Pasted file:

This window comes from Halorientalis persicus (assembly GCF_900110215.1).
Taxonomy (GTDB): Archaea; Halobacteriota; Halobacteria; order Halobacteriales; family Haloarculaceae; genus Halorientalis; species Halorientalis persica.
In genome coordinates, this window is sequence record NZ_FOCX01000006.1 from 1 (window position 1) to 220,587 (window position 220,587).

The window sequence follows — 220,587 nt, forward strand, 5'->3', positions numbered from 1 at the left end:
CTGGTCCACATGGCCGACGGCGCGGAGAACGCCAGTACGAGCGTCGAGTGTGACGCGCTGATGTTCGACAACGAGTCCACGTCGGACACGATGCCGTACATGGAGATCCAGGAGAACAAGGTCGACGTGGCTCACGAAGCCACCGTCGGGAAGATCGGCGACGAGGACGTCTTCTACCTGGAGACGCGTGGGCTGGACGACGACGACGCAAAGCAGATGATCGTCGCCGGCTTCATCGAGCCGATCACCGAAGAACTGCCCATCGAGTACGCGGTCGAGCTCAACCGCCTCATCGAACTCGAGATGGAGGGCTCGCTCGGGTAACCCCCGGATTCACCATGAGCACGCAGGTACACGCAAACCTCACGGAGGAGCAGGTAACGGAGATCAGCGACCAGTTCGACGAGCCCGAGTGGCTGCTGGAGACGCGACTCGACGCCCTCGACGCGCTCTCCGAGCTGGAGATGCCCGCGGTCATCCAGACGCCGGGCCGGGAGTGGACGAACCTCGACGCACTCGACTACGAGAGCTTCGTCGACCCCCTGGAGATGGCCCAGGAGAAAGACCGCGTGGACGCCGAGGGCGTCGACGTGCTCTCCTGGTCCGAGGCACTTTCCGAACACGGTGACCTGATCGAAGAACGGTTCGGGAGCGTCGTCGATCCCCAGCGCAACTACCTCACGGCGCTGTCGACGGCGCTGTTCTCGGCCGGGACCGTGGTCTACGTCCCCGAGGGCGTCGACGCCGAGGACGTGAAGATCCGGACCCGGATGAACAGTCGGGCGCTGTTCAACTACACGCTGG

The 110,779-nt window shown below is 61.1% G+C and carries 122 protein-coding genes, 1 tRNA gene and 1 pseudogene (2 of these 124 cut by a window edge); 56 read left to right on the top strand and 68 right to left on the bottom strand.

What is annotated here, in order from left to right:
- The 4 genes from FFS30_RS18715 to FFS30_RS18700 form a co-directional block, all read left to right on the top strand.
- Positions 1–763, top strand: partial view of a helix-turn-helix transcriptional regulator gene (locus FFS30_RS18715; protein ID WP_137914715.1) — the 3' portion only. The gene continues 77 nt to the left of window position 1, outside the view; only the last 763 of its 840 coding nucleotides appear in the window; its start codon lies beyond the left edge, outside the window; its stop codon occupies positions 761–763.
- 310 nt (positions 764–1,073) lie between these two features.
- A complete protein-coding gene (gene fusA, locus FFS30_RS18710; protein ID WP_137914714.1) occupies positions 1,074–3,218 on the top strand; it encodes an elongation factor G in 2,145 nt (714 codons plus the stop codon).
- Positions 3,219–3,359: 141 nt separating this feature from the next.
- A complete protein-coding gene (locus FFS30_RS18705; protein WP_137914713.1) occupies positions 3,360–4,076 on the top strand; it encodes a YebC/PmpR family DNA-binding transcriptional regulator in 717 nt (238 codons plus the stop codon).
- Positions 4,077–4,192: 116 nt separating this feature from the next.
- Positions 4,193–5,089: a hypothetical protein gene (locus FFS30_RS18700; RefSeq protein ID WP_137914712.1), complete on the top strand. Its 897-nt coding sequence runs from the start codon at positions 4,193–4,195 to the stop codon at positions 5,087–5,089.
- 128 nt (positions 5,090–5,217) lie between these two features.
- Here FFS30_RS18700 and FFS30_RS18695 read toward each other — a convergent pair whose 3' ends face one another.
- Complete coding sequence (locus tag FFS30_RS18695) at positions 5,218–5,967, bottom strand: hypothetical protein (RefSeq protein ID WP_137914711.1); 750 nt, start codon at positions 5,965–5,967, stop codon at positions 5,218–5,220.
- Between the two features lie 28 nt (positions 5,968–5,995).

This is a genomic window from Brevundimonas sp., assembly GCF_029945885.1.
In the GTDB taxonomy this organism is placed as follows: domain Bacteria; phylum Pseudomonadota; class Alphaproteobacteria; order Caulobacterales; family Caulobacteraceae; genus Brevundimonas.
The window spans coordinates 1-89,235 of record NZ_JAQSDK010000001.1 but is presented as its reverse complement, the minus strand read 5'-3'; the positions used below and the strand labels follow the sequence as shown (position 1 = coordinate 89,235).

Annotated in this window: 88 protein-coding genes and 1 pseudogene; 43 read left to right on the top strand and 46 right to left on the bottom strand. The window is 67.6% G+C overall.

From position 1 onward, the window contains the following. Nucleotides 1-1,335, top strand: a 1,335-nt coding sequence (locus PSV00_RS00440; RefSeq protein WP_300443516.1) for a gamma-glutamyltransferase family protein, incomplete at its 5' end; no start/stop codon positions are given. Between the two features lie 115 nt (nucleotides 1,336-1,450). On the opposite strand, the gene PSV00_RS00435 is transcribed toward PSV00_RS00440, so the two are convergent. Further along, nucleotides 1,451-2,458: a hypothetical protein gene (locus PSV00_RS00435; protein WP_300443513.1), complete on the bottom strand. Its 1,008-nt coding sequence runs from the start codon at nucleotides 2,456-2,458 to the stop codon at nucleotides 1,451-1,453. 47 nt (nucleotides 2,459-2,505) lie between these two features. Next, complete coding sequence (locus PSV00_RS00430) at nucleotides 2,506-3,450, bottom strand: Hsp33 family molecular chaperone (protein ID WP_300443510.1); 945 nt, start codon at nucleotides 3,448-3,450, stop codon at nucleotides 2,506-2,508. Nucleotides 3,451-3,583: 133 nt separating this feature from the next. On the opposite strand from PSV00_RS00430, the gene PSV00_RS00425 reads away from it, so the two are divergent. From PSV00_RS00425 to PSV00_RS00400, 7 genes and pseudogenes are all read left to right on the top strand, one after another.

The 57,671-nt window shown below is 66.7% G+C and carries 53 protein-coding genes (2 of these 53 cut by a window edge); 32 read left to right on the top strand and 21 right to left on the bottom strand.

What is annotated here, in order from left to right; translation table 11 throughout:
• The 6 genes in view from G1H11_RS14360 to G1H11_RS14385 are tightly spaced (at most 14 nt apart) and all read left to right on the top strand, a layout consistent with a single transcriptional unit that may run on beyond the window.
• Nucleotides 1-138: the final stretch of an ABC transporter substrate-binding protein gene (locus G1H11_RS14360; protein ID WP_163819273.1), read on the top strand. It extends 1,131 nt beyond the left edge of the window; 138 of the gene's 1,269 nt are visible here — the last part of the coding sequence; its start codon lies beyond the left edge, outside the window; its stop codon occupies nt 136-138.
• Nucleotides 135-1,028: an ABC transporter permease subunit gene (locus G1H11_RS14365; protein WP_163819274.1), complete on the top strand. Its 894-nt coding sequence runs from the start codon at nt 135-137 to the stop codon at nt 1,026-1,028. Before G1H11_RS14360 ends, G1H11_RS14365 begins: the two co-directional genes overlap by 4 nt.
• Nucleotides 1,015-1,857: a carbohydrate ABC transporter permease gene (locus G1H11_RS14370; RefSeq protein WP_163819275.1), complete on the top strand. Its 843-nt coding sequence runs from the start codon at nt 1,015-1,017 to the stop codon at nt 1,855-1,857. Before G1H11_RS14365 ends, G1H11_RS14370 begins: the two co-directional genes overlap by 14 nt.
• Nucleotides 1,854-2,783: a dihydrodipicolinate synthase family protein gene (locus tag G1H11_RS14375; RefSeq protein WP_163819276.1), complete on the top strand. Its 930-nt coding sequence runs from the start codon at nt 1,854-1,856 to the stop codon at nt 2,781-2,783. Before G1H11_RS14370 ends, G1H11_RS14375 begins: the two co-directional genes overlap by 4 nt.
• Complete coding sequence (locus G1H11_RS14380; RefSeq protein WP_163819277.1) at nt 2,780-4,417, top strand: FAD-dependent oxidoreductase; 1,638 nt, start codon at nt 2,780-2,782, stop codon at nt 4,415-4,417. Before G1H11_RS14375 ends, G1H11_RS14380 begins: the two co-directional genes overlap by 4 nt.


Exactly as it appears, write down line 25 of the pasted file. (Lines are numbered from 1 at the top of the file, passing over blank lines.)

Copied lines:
The 57,671-nt window shown below is 66.7% G+C and carries 53 protein-coding genes (2 of these 53 cut by a window edge); 32 read left to right on the top strand and 21 right to left on the bottom strand.